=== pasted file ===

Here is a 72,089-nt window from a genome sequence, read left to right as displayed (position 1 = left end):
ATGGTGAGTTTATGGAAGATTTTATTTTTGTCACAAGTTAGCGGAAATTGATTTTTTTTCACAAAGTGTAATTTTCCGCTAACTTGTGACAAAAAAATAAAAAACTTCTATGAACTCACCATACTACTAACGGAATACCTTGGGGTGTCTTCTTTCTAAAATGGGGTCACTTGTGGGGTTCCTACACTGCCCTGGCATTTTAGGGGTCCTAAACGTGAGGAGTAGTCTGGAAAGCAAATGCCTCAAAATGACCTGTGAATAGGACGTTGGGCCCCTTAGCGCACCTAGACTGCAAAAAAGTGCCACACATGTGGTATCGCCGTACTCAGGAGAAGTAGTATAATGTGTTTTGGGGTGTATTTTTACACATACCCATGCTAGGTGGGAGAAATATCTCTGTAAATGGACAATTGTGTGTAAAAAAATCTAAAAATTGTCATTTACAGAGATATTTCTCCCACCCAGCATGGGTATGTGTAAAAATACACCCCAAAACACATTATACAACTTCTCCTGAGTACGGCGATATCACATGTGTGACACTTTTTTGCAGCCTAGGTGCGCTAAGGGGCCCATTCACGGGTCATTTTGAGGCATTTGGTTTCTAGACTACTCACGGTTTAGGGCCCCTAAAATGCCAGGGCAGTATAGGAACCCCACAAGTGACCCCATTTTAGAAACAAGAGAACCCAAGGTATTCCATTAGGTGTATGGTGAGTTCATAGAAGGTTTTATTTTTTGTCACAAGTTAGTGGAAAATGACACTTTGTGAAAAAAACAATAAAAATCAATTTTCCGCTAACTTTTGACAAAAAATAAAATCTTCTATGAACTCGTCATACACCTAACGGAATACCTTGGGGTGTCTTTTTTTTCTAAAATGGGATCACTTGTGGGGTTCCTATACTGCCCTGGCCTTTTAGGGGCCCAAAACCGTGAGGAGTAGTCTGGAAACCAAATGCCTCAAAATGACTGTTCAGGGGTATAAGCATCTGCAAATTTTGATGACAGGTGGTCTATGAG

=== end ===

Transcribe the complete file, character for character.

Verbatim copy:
Here is a 72,089-nt window from a genome sequence, read left to right as displayed (position 1 = left end):
ATGGTGAGTTTATGGAAGATTTTATTTTTGTCACAAGTTAGCGGAAATTGATTTTTTTTCACAAAGTGTAATTTTCCGCTAACTTGTGACAAAAAAATAAAAAACTTCTATGAACTCACCATACTACTAACGGAATACCTTGGGGTGTCTTCTTTCTAAAATGGGGTCACTTGTGGGGTTCCTACACTGCCCTGGCATTTTAGGGGTCCTAAACGTGAGGAGTAGTCTGGAAAGCAAATGCCTCAAAATGACCTGTGAATAGGACGTTGGGCCCCTTAGCGCACCTAGACTGCAAAAAAGTGCCACACATGTGGTATCGCCGTACTCAGGAGAAGTAGTATAATGTGTTTTGGGGTGTATTTTTACACATACCCATGCTAGGTGGGAGAAATATCTCTGTAAATGGACAATTGTGTGTAAAAAAATCTAAAAATTGTCATTTACAGAGATATTTCTCCCACCCAGCATGGGTATGTGTAAAAATACACCCCAAAACACATTATACAACTTCTCCTGAGTACGGCGATATCACATGTGTGACACTTTTTTGCAGCCTAGGTGCGCTAAGGGGCCCATTCACGGGTCATTTTGAGGCATTTGGTTTCTAGACTACTCACGGTTTAGGGCCCCTAAAATGCCAGGGCAGTATAGGAACCCCACAAGTGACCCCATTTTAGAAACAAGAGAACCCAAGGTATTCCATTAGGTGTATGGTGAGTTCATAGAAGGTTTTATTTTTTGTCACAAGTTAGTGGAAAATGACACTTTGTGAAAAAAACAATAAAAATCAATTTTCCGCTAACTTTTGACAAAAAATAAAATCTTCTATGAACTCGTCATACACCTAACGGAATACCTTGGGGTGTCTTTTTTTTCTAAAATGGGATCACTTGTGGGGTTCCTATACTGCCCTGGCCTTTTAGGGGCCCAAAACCGTGAGGAGTAGTCTGGAAACCAAATGCCTCAAAATGACTGTTCAGGGGTATAAGCATCTGCAAATTTTGATGACAGGTGGTCTATGAG